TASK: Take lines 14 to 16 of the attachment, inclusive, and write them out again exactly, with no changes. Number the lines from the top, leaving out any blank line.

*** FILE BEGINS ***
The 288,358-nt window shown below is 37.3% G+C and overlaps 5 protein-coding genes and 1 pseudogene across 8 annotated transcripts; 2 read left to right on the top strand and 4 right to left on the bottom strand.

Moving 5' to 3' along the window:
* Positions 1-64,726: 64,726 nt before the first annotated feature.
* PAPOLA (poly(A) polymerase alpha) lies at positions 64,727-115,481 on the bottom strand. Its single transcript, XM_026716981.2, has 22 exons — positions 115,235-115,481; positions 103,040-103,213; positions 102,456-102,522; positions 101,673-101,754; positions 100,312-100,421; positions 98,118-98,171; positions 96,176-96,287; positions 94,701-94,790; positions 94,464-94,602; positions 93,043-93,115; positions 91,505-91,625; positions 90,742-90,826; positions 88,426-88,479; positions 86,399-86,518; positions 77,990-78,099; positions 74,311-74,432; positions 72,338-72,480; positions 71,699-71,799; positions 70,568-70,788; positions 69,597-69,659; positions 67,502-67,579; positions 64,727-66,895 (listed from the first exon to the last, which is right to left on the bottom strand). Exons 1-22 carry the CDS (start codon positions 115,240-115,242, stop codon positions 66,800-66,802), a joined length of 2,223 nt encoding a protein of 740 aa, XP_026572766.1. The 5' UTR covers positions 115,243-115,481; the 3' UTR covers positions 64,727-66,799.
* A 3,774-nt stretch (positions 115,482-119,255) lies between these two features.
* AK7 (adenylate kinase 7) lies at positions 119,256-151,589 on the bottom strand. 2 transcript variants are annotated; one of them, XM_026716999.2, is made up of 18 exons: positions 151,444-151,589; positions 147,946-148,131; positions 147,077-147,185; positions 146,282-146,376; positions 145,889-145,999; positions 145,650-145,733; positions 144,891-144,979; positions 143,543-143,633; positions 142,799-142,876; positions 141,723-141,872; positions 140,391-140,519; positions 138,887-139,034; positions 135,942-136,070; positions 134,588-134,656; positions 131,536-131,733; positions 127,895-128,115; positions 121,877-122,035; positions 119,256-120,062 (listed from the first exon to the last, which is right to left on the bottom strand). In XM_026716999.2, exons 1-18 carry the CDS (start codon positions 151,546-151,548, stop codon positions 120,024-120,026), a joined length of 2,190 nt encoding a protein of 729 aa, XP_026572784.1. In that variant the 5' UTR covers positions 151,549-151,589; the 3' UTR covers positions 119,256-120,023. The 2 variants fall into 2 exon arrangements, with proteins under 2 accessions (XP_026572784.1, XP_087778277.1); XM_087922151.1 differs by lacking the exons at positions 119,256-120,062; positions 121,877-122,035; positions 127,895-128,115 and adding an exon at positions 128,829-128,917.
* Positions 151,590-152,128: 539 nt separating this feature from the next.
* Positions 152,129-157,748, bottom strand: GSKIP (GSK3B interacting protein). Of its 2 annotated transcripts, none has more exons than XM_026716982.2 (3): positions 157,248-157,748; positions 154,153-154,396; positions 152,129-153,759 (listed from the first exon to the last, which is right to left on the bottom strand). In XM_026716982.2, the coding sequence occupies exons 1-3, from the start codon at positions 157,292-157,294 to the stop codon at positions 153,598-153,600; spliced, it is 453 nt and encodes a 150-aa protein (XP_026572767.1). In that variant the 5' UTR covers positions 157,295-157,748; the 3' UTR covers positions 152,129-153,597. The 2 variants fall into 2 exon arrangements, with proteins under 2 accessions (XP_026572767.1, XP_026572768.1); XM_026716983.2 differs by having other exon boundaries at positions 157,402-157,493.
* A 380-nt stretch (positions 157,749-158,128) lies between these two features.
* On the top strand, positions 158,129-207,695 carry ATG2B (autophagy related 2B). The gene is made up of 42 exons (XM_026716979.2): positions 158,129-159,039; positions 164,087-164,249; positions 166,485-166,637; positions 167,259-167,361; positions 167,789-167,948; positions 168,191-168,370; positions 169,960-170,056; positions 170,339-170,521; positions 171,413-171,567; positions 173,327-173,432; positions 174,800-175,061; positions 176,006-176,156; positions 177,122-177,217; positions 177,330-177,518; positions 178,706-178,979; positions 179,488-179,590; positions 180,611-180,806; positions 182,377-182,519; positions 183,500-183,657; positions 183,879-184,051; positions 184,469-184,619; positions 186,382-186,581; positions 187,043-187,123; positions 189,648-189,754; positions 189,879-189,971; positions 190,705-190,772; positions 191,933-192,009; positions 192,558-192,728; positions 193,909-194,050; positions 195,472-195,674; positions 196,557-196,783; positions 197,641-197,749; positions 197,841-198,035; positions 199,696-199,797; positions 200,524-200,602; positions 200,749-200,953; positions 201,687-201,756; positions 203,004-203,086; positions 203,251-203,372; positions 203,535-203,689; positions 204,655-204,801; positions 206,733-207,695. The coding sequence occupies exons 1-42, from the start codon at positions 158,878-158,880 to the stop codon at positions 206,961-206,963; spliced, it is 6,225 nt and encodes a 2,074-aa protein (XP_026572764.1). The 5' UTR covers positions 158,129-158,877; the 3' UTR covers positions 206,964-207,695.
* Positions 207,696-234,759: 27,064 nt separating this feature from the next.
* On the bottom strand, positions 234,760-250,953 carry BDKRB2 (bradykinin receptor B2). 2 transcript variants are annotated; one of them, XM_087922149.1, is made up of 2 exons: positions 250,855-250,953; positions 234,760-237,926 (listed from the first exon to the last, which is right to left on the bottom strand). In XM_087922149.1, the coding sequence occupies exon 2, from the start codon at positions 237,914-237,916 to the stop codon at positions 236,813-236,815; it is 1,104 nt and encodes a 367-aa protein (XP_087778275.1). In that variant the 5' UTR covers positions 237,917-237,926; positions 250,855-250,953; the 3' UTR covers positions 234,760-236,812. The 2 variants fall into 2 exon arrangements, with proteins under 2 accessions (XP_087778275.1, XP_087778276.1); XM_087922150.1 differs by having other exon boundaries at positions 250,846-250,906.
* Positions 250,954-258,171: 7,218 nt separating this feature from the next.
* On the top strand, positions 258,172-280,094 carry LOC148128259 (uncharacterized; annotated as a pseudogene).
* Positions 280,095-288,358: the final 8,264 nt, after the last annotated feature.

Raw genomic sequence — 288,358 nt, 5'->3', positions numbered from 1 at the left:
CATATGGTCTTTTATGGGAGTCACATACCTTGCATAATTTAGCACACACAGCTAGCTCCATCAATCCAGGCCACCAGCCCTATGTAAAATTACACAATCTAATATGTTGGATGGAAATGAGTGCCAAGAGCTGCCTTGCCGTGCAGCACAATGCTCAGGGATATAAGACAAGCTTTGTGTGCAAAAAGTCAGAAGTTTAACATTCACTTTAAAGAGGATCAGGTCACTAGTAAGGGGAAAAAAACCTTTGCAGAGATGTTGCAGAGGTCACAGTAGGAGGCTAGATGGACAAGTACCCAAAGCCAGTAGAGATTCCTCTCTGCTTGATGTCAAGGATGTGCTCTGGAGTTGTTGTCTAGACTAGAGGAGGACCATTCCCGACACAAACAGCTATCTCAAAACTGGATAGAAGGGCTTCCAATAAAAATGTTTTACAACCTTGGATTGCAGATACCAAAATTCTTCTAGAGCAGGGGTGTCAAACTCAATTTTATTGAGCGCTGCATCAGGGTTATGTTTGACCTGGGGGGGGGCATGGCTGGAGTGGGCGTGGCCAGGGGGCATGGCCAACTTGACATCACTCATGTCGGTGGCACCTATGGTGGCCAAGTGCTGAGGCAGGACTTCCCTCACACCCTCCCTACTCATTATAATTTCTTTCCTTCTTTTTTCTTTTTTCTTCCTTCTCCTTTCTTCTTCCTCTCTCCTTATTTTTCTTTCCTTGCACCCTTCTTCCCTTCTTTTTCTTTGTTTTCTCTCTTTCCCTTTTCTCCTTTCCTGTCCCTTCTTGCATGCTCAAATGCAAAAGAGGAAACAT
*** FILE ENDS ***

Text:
* On the top strand, positions 258,172-280,094 carry LOC148128259 (uncharacterized; annotated as a pseudogene).
* Positions 280,095-288,358: the final 8,264 nt, after the last annotated feature.

Raw genomic sequence — 288,358 nt, 5'->3', positions numbered from 1 at the left: